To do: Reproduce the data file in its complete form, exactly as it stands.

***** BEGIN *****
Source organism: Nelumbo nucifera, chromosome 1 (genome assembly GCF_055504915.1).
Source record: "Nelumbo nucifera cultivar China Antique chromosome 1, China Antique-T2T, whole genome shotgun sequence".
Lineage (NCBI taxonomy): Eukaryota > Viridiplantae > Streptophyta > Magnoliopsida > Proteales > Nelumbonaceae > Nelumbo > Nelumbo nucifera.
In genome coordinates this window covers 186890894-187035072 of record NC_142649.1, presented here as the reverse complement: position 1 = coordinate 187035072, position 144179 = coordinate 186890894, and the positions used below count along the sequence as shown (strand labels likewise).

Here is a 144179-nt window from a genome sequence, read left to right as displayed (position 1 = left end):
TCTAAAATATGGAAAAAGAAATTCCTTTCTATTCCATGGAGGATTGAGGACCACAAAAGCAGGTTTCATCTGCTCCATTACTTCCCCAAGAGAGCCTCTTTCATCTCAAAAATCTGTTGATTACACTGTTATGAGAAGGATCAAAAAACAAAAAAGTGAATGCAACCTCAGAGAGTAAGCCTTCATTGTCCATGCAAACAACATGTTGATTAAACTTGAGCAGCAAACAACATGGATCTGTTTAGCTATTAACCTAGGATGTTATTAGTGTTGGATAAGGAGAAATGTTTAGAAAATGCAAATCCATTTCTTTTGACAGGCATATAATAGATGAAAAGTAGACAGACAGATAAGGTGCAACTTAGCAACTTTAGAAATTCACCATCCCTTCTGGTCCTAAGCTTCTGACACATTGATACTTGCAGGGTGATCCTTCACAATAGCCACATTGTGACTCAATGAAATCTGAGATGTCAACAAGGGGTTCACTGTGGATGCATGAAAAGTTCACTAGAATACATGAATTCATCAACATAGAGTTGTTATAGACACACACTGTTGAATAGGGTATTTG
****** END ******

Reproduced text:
Source organism: Nelumbo nucifera, chromosome 1 (genome assembly GCF_055504915.1).
Source record: "Nelumbo nucifera cultivar China Antique chromosome 1, China Antique-T2T, whole genome shotgun sequence".
Lineage (NCBI taxonomy): Eukaryota > Viridiplantae > Streptophyta > Magnoliopsida > Proteales > Nelumbonaceae > Nelumbo > Nelumbo nucifera.
In genome coordinates this window covers 186890894-187035072 of record NC_142649.1, presented here as the reverse complement: position 1 = coordinate 187035072, position 144179 = coordinate 186890894, and the positions used below count along the sequence as shown (strand labels likewise).

Here is a 144179-nt window from a genome sequence, read left to right as displayed (position 1 = left end):
TCTAAAATATGGAAAAAGAAATTCCTTTCTATTCCATGGAGGATTGAGGACCACAAAAGCAGGTTTCATCTGCTCCATTACTTCCCCAAGAGAGCCTCTTTCATCTCAAAAATCTGTTGATTACACTGTTATGAGAAGGATCAAAAAACAAAAAAGTGAATGCAACCTCAGAGAGTAAGCCTTCATTGTCCATGCAAACAACATGTTGATTAAACTTGAGCAGCAAACAACATGGATCTGTTTAGCTATTAACCTAGGATGTTATTAGTGTTGGATAAGGAGAAATGTTTAGAAAATGCAAATCCATTTCTTTTGACAGGCATATAATAGATGAAAAGTAGACAGACAGATAAGGTGCAACTTAGCAACTTTAGAAATTCACCATCCCTTCTGGTCCTAAGCTTCTGACACATTGATACTTGCAGGGTGATCCTTCACAATAGCCACATTGTGACTCAATGAAATCTGAGATGTCAACAAGGGGTTCACTGTGGATGCATGAAAAGTTCACTAGAATACATGAATTCATCAACATAGAGTTGTTATAGACACACACTGTTGAATAGGGTATTTG